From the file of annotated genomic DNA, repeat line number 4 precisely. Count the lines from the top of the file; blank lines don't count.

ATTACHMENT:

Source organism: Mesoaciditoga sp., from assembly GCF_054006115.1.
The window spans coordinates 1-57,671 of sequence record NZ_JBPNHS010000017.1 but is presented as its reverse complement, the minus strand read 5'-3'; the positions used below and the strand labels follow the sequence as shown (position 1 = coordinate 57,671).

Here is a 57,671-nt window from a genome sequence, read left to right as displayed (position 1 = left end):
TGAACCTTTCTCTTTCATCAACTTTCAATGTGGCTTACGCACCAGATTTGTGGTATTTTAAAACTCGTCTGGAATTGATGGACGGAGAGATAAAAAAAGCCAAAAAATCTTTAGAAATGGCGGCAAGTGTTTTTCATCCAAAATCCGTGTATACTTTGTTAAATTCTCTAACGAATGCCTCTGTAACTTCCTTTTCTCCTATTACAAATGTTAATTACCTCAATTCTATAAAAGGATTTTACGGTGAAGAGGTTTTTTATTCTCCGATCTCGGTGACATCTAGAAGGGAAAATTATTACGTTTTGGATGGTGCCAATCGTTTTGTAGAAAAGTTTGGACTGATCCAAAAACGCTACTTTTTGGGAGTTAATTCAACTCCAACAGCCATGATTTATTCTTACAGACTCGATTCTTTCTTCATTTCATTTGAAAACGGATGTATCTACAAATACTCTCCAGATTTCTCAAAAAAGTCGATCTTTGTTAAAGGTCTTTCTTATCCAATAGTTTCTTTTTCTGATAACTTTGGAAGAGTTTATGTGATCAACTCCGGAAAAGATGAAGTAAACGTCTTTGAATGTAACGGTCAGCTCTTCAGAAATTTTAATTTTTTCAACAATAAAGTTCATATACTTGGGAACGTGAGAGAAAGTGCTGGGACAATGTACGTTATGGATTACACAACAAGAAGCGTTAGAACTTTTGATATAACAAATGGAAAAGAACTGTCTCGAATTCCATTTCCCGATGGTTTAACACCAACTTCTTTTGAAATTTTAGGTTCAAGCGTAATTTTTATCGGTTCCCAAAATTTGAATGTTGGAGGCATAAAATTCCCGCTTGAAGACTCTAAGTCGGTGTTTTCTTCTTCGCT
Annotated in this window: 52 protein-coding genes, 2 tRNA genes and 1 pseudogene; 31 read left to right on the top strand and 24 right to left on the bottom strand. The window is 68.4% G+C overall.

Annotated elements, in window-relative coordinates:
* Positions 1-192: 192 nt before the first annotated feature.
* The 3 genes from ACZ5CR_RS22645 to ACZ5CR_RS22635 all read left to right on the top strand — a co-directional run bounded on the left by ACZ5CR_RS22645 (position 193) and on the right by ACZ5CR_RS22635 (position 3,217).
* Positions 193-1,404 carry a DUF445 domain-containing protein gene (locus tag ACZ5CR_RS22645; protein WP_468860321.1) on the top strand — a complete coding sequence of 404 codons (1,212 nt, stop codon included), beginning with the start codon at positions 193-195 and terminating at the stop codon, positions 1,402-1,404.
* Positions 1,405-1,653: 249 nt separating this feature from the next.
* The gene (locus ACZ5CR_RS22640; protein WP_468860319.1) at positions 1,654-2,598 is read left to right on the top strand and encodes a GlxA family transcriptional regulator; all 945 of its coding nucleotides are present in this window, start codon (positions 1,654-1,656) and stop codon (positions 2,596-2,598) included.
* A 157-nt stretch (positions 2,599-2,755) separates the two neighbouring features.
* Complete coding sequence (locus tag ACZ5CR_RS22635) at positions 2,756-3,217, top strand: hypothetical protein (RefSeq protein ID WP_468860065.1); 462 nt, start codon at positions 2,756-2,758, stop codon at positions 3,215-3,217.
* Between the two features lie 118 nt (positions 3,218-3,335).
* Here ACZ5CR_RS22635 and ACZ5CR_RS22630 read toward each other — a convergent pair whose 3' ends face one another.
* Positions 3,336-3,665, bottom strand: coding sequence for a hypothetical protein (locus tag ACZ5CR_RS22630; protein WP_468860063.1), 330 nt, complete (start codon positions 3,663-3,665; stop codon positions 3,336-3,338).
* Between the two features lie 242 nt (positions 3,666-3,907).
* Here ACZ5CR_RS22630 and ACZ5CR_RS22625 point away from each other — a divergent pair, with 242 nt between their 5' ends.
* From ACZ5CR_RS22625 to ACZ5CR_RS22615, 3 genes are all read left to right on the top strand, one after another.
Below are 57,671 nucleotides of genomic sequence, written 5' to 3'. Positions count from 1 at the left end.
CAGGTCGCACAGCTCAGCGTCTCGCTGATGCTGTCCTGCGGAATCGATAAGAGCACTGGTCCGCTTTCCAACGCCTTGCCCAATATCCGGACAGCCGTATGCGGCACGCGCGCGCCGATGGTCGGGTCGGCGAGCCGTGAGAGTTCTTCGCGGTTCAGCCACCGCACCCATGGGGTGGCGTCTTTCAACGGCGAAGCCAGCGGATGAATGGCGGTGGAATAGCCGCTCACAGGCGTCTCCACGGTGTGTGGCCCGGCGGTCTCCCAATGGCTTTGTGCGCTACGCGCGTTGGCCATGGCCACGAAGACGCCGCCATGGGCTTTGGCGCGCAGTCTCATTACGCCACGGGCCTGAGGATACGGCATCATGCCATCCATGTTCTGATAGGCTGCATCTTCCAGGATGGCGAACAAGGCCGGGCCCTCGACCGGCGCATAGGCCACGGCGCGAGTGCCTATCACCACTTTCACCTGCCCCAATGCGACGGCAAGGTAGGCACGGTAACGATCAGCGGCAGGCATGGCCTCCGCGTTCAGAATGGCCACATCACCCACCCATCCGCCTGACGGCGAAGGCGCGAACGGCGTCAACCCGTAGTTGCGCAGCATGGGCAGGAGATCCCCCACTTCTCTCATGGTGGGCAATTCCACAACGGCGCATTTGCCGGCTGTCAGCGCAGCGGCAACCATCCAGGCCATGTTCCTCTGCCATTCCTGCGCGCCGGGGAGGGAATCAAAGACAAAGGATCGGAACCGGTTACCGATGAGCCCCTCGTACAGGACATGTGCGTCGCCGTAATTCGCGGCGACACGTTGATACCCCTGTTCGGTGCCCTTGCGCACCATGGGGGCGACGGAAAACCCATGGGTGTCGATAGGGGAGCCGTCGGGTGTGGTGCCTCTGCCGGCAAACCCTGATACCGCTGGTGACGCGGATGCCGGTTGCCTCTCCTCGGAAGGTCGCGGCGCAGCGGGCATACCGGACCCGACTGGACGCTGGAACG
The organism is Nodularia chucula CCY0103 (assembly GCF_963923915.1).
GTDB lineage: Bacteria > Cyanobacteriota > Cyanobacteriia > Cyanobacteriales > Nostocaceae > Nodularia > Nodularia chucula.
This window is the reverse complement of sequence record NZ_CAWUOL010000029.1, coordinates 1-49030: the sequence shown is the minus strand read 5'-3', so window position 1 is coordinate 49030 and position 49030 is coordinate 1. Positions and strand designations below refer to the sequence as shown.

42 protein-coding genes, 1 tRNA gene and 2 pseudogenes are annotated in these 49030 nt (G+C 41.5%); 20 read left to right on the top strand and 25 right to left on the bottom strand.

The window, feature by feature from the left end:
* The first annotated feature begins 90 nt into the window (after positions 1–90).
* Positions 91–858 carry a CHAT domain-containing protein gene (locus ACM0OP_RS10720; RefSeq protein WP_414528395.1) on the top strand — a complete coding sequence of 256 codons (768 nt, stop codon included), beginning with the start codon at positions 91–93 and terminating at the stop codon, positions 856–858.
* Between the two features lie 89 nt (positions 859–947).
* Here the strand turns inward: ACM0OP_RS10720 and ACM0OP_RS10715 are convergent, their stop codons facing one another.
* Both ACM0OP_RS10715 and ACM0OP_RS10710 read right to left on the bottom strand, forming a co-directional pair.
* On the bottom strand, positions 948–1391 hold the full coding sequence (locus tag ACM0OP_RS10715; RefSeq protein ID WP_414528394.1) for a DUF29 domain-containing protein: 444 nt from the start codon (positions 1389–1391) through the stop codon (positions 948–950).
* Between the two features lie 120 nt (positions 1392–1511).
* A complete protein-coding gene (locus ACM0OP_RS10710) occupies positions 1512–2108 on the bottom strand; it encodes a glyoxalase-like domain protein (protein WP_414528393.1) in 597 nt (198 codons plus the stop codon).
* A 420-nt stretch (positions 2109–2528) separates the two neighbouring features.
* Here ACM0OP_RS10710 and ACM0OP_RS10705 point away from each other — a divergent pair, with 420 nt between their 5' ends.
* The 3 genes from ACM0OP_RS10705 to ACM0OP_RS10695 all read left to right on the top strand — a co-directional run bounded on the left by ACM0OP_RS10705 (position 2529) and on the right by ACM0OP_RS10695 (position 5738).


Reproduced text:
TGAACCTTTCTCTTTCATCAACTTTCAATGTGGCTTACGCACCAGATTTGTGGTATTTTAAAACTCGTCTGGAATTGATGGACGGAGAGATAAAAAAAGCCAAAAAATCTTTAGAAATGGCGGCAAGTGTTTTTCATCCAAAATCCGTGTATACTTTGTTAAATTCTCTAACGAATGCCTCTGTAACTTCCTTTTCTCCTATTACAAATGTTAATTACCTCAATTCTATAAAAGGATTTTACGGTGAAGAGGTTTTTTATTCTCCGATCTCGGTGACATCTAGAAGGGAAAATTATTACGTTTTGGATGGTGCCAATCGTTTTGTAGAAAAGTTTGGACTGATCCAAAAACGCTACTTTTTGGGAGTTAATTCAACTCCAACAGCCATGATTTATTCTTACAGACTCGATTCTTTCTTCATTTCATTTGAAAACGGATGTATCTACAAATACTCTCCAGATTTCTCAAAAAAGTCGATCTTTGTTAAAGGTCTTTCTTATCCAATAGTTTCTTTTTCTGATAACTTTGGAAGAGTTTATGTGATCAACTCCGGAAAAGATGAAGTAAACGTCTTTGAATGTAACGGTCAGCTCTTCAGAAATTTTAATTTTTTCAACAATAAAGTTCATATACTTGGGAACGTGAGAGAAAGTGCTGGGACAATGTACGTTATGGATTACACAACAAGAAGCGTTAGAACTTTTGATATAACAAATGGAAAAGAACTGTCTCGAATTCCATTTCCCGATGGTTTAACACCAACTTCTTTTGAAATTTTAGGTTCAAGCGTAATTTTTATCGGTTCCCAAAATTTGAATGTTGGAGGCATAAAATTCCCGCTTGAAGACTCTAAGTCGGTGTTTTCTTCTTCGCT